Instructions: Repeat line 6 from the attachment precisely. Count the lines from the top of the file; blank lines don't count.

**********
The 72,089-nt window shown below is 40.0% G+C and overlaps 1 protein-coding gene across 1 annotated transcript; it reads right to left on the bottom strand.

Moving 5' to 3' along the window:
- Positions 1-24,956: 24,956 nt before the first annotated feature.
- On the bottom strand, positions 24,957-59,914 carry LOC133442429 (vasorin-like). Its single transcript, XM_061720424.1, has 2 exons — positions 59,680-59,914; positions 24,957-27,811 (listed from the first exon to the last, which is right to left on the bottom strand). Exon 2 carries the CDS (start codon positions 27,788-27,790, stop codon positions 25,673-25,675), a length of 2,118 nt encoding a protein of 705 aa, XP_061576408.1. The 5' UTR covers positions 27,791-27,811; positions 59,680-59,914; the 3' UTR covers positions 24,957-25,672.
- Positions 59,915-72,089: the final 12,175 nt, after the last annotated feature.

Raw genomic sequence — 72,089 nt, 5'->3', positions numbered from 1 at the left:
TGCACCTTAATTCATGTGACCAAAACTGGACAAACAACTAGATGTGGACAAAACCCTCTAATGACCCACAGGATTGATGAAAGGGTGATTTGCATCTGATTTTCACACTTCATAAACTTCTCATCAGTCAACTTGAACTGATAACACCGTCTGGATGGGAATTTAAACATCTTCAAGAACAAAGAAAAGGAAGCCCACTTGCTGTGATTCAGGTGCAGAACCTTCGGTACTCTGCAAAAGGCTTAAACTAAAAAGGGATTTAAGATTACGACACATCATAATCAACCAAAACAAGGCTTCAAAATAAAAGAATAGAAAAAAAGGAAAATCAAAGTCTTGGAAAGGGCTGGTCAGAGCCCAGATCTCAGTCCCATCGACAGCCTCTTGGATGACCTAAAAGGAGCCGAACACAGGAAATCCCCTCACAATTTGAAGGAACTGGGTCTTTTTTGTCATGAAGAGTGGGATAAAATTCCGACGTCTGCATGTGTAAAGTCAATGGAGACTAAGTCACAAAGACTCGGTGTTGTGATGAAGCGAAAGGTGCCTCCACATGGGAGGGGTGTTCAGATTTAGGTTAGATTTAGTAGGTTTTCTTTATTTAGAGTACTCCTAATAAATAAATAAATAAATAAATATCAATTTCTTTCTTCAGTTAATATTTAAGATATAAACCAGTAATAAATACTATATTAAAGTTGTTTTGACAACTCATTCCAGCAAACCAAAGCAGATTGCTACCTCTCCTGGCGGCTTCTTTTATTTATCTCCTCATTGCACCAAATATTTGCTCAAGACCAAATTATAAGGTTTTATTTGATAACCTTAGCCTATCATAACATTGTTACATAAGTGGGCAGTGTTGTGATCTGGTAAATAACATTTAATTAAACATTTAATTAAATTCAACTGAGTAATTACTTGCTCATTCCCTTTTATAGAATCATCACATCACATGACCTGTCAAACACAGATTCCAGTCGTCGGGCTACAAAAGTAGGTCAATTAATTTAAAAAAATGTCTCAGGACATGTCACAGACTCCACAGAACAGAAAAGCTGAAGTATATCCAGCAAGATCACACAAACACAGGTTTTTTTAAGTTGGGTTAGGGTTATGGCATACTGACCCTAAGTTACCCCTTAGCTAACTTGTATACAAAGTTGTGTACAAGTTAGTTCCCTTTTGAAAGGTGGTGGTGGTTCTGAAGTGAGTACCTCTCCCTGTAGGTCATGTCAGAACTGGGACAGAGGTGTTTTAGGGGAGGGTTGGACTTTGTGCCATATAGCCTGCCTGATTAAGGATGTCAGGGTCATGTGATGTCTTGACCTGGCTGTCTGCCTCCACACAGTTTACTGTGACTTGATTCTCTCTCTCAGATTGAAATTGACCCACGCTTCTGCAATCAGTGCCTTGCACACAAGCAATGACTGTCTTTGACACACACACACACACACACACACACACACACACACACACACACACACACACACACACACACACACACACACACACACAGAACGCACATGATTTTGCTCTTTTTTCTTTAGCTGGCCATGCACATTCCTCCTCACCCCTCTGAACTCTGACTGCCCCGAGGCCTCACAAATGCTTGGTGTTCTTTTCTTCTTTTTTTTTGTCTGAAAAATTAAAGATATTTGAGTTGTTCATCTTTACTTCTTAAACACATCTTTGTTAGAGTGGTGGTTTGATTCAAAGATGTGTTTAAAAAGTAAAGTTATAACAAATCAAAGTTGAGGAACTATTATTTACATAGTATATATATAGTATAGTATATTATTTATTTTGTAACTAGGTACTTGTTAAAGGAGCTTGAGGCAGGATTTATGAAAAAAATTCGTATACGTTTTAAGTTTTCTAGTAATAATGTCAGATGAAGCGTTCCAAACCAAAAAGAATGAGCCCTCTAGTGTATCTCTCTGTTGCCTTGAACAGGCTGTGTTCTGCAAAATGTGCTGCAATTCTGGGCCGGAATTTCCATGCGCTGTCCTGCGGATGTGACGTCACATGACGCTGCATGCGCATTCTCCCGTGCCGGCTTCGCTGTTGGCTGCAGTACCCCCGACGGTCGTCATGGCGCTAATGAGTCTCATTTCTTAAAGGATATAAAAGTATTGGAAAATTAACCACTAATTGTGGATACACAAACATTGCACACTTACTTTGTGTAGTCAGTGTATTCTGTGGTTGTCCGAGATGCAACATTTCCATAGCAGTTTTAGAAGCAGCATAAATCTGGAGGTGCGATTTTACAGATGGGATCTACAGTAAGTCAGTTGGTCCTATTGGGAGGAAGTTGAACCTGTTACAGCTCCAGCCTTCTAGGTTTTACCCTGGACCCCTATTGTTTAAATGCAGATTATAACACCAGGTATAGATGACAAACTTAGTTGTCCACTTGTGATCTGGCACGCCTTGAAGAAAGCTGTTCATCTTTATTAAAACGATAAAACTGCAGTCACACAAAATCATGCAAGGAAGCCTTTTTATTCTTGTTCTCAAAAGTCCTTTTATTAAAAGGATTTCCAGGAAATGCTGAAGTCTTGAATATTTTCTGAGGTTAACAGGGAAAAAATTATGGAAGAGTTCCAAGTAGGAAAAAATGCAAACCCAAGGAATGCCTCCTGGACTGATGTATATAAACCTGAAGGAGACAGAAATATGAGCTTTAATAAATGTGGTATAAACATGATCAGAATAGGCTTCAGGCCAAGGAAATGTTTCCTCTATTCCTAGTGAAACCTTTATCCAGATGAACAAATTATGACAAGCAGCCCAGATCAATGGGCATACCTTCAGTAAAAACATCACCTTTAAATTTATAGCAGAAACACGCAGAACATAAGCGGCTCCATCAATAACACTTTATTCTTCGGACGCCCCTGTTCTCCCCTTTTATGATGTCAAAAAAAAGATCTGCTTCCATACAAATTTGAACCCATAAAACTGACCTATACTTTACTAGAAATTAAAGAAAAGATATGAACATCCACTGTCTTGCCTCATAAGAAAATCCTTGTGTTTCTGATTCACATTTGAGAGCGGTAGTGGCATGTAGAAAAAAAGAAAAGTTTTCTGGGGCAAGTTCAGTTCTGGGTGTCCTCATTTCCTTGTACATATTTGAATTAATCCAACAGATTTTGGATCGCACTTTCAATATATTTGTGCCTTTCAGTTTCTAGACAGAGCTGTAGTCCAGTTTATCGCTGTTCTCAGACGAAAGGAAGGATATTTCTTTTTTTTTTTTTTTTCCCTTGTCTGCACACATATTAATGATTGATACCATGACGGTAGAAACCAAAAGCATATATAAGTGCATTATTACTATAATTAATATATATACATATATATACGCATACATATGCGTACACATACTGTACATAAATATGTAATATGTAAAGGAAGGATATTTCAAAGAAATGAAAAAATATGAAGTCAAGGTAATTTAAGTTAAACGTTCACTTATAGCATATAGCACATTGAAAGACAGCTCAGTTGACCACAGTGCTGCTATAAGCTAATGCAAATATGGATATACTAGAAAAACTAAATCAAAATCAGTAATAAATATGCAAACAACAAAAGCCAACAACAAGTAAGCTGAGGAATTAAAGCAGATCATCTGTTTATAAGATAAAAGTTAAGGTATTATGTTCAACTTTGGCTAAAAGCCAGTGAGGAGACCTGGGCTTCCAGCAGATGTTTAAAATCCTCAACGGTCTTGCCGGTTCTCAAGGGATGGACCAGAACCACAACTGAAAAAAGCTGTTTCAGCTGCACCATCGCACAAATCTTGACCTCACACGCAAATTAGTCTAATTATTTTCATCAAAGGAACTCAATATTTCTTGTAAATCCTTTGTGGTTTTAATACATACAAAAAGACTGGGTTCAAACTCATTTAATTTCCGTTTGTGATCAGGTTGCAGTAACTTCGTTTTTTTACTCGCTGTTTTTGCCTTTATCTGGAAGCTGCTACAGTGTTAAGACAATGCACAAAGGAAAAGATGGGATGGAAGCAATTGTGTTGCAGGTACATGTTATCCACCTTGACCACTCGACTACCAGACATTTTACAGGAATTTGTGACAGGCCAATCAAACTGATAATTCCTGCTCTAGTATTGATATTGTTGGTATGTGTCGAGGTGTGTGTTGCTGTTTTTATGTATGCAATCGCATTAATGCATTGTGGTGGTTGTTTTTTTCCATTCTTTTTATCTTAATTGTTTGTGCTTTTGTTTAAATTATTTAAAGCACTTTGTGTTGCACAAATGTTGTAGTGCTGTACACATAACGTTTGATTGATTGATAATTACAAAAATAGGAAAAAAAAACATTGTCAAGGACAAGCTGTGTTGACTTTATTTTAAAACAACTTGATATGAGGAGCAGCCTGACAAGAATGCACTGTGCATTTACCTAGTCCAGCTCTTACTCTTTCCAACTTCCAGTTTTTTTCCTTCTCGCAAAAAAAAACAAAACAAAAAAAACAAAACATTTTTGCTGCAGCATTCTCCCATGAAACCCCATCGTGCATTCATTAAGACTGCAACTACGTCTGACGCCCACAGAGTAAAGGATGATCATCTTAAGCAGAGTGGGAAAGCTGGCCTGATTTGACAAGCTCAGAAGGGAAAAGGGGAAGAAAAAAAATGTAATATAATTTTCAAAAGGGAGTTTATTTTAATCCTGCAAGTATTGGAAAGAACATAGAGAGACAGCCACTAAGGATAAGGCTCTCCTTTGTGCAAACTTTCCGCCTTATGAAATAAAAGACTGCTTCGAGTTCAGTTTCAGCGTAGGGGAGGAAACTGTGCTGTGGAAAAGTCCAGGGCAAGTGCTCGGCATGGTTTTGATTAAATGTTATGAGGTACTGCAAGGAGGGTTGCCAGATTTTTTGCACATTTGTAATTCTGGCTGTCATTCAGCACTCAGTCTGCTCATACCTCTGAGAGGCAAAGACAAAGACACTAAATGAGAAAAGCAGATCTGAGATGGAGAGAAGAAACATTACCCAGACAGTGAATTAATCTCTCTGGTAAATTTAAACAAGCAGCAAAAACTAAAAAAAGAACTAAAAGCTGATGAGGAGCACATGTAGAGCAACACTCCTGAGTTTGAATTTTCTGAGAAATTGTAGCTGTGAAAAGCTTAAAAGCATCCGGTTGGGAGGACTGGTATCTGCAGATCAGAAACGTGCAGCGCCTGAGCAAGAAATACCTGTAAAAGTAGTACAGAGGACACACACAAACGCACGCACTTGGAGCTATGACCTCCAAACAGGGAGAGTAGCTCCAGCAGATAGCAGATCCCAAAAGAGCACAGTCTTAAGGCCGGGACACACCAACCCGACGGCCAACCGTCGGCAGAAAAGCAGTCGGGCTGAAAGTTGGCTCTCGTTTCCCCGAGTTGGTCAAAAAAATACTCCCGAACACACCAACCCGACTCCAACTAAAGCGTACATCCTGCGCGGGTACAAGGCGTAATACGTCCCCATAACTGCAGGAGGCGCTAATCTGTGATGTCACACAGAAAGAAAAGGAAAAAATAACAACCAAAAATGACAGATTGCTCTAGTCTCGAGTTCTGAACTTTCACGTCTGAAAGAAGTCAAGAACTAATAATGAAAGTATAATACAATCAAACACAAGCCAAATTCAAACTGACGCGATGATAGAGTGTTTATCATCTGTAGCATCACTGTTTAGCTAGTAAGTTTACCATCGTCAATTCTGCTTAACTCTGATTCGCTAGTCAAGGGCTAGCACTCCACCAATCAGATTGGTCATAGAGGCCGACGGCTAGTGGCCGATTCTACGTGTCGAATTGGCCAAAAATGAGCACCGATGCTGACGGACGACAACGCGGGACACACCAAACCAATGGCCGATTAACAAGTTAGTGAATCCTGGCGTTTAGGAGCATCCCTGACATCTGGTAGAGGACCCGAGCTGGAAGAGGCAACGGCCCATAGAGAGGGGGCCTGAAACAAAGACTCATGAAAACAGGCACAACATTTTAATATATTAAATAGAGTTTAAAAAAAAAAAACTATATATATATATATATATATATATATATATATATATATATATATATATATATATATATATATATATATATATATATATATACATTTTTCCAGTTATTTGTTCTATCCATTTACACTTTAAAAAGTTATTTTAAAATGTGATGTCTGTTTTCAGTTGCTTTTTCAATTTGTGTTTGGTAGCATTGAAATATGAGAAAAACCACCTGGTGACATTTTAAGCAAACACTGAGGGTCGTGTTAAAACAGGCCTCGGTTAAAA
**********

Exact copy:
Raw genomic sequence — 72,089 nt, 5'->3', positions numbered from 1 at the left: